Feds and UBC partner to save endangered killer whale population

The federal government will be giving UBC $1 million to help save the endangered southern resident killer whale population.

At an event today, Minister of Fisheries, Oceans and the Canadian Coast Guard Jonathan Wilkinson announced the government will give $1 million dollars to UBC over 5 years to fund research investigating the role the chinook salmon population plays in the health of the killer whale population.

Under the Whale Science for Tomorrow Initiative, the government is also pledging $1 million to Dalhousie University for research on protecting North Atlantic Right Whales and over $900,000 to the Université du Québec à Montréal for research on the impact of environmental contaminants on beluga whales in the St. Lawrence estuary.

It is a joint endeavour between Fisheries and Oceans Canada and the Natural Sciences and Engineering Research Council of Canada.

“The goal of this initiative is to support researchers at Canadian universities by leveraging our financial and scientific resources in a way that helps protect endangered whales while also inspiring the next generation of scientists to explore meaningful careers in this field,” Wilkinson said.

The overall consensus of scientists is that the whales are “simply not getting enough salmon to eat.”
The overall consensus of scientists is that the whales are “simply not getting enough salmon to eat.” Salomon Micko Benrimoh

Inhabiting the Salish Sea, the southern resident killer whale is listed as endangered, with a current population of only 74.

Chinook salmon are the preferred prey of the whales. The overall consensus of scientists is that the whales are “simply not getting enough salmon to eat,” according to Dr. Andrew Trites, the director of the Marine Mammal Research Unit.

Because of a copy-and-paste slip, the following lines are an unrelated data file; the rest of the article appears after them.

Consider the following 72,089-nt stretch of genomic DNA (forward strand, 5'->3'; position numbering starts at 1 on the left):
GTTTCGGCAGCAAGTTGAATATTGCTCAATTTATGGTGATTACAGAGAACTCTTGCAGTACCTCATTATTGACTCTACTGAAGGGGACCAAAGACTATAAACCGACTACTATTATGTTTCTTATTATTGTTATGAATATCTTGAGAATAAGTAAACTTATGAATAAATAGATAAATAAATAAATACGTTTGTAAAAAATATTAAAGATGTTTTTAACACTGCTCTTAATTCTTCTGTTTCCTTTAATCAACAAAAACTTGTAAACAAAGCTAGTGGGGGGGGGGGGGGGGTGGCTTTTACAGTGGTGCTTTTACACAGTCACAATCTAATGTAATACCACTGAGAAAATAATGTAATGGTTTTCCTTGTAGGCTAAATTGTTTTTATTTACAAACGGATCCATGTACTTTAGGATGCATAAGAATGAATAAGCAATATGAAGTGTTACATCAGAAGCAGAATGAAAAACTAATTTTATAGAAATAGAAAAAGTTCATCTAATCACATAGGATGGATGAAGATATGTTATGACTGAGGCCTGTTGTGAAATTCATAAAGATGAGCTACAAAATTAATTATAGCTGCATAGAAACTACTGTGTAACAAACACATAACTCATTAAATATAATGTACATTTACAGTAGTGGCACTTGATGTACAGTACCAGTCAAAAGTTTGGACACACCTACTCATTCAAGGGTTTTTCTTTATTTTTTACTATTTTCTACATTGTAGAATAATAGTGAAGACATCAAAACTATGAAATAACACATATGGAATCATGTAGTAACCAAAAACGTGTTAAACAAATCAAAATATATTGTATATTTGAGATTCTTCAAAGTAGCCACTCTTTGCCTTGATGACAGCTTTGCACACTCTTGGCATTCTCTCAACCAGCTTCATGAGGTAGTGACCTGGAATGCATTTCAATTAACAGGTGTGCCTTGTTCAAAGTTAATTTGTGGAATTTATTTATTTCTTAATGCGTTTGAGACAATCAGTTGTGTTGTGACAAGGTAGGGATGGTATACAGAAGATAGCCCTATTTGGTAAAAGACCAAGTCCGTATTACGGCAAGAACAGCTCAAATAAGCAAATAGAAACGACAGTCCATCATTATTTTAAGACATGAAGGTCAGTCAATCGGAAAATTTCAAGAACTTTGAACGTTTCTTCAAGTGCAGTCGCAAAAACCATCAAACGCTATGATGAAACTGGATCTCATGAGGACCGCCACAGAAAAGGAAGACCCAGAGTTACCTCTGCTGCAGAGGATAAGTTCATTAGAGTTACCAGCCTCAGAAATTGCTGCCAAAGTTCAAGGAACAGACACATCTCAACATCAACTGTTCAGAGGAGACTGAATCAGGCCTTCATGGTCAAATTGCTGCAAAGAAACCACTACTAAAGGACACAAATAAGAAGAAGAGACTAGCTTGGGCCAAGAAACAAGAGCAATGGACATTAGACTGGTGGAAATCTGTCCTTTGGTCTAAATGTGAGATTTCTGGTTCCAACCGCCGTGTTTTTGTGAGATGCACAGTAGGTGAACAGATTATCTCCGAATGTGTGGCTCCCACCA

“We are therefore expanding the research we initiated last summer to determine if there are enough salmon in the Salish Sea and determine if southern resident killer whales can get them without interference,” Trites said.

In an open question period, one audience member asked about how the government plans to reconcile its commitment to revitalizing whale populations with its support of the Trans Mountain pipeline.

Wilkinson was firm in his answer. “The Trans Mountain pipeline is not the problem that the whales face,” he said. “It’s a broad shipping issue.”

The minister credited the growth of the Port of Vancouver as most of the issue, and pointed to finding solutions to address noise more generally in the region.

“The issue around addressing the recovery of the southern resident killer whale is a complicated issue, and it’s one that requires thoughtful measures to address [noise issues, prey issues and contamination],” Wilkinson said. “Anyone who tries to reduce that to a Trans Mountain issue doesn’t understand the problem very well.”